Collaboration drives innovation
Innovation rarely occurs in isolation. Collaboration enables a cross-pollination of ideas and disparate domains, regardless of whether we are designing a physical object or a website.
The EyeWriter is a great example of collaboration driving innovation. An open source eye-tracking system that allows people with motor neurone disease to draw using their eyes, the project came about as a collaboration between legendary L.A. graffiti artist Tony Quan (“Tempt1”) and a group of artists and hackers from the Graffiti Research Lab, OpenFrameworks and Free Art and Technology communities. Quan was diagnosed with degenerative nerve disorder Amyotrophic Lateral Sclerosis (ALS), which left him physically paralysed except for his eyes. After being successfully funded on Kickstarter, Quan is now able to use the EyeWriter to continue his art.
As UX designers, we work with people from a range of backgrounds—subject matter experts, HR teams, front line staff, and developers. Collaborating with different people can lead to innovative ideas and solutions—we can build on each other’s ideas and make something bigger and better than what one person could do alone.
Learn to fail or fail to learn
We’re often taught that failure is bad. However, being wrong is a key step in the learning process.
In the book Being Wrong, Kathryn Schulz states:
“Of all the things we are wrong about, this idea of error might well top the list. It is our meta-mistake: we are wrong about what it means to be wrong. Far from being a sign of intellectual inferiority, the capacity to err is crucial to human cognition… Thanks to error, we can revise our understanding of ourselves and amend our ideas about the world.”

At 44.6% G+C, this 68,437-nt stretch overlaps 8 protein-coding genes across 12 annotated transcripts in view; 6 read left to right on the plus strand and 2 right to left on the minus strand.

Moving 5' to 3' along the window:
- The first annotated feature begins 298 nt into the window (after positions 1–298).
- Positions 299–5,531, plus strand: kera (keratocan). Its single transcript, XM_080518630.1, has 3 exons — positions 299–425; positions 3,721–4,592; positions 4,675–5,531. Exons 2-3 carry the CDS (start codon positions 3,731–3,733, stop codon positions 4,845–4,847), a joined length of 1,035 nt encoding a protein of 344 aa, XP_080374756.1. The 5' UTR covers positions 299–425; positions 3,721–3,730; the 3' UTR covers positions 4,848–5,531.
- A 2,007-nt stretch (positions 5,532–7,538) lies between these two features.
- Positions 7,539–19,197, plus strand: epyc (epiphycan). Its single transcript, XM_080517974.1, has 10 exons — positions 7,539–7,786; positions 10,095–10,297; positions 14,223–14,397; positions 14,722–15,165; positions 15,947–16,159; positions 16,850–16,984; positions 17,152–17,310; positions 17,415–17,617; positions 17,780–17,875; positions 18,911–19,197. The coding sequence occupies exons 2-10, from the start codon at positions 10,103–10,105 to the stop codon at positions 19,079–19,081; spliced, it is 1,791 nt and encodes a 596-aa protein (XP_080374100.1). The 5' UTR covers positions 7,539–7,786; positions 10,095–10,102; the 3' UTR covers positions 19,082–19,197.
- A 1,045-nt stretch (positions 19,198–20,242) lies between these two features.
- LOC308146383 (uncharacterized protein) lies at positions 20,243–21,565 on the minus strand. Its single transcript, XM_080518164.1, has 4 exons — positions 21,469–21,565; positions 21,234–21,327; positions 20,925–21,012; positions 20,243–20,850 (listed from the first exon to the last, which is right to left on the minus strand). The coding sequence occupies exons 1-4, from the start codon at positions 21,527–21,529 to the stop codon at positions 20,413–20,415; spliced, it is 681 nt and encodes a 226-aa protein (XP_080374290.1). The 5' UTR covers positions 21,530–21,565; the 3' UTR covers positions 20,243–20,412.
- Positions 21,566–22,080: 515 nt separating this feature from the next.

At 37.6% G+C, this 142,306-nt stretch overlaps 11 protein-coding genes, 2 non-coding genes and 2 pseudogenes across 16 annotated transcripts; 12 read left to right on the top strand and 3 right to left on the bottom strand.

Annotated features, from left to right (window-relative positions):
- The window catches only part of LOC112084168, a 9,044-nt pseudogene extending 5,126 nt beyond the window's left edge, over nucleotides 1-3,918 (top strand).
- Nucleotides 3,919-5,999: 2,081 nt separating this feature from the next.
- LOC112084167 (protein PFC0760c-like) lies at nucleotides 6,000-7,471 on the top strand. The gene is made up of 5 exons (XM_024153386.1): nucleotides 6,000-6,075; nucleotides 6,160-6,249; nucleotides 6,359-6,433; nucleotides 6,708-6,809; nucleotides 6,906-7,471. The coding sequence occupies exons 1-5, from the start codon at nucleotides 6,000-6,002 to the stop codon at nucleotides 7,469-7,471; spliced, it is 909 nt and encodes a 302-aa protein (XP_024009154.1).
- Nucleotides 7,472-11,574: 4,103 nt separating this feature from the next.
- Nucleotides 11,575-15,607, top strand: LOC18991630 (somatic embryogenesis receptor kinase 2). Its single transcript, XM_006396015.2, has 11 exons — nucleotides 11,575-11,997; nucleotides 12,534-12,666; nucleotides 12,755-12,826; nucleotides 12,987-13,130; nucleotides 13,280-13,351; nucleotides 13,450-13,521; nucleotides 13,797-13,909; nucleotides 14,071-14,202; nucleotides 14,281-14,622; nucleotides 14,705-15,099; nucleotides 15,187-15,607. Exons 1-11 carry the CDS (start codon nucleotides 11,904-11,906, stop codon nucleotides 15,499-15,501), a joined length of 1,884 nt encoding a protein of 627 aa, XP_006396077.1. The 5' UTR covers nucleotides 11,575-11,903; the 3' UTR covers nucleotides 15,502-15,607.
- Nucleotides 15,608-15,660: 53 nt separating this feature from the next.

Makers fail many times, but with the power of prototyping they are able to figure out their problems and learn how to improve their idea through iteration. By failing, we can figure how to do new things. Importantly, they don’t give up. While an idea may not work, the learnings one can gain may be instrumental in the next iteration, or next project.
Go forth and make
Remember the Homebrew Computer Club and the young tinkerer? That tinkerer was Steve Wozniak who, together with his friend Steve Jobs, went on to found Apple Computer Inc. Their first products, the Apple I and Apple II were based on collaboration and feedback from members of the Homebrew Computer Club.
Apple was founded on the maker culture principles—they worked to constraints, they prototyped, they collaborated with people at the Homebrew Computer Club, and they learned to fail. This approach was one of many factors that has contributed to the creation of one of the largest and most successful companies in the world, centered around crafting clean, beautiful products.
The maker ethos is a solid foundation for UX work. As my workmate Jon says:
“We need to remember that our skill is as much in the way we like to create, not just in how well we can create.”
We are not just repeating and improving previous work. We are experimenting and marvelling and failing and discussing and sharing…
We are all makers. Go out, get excited and make things—and enjoy the making process!
Illustrations by Matthew Magain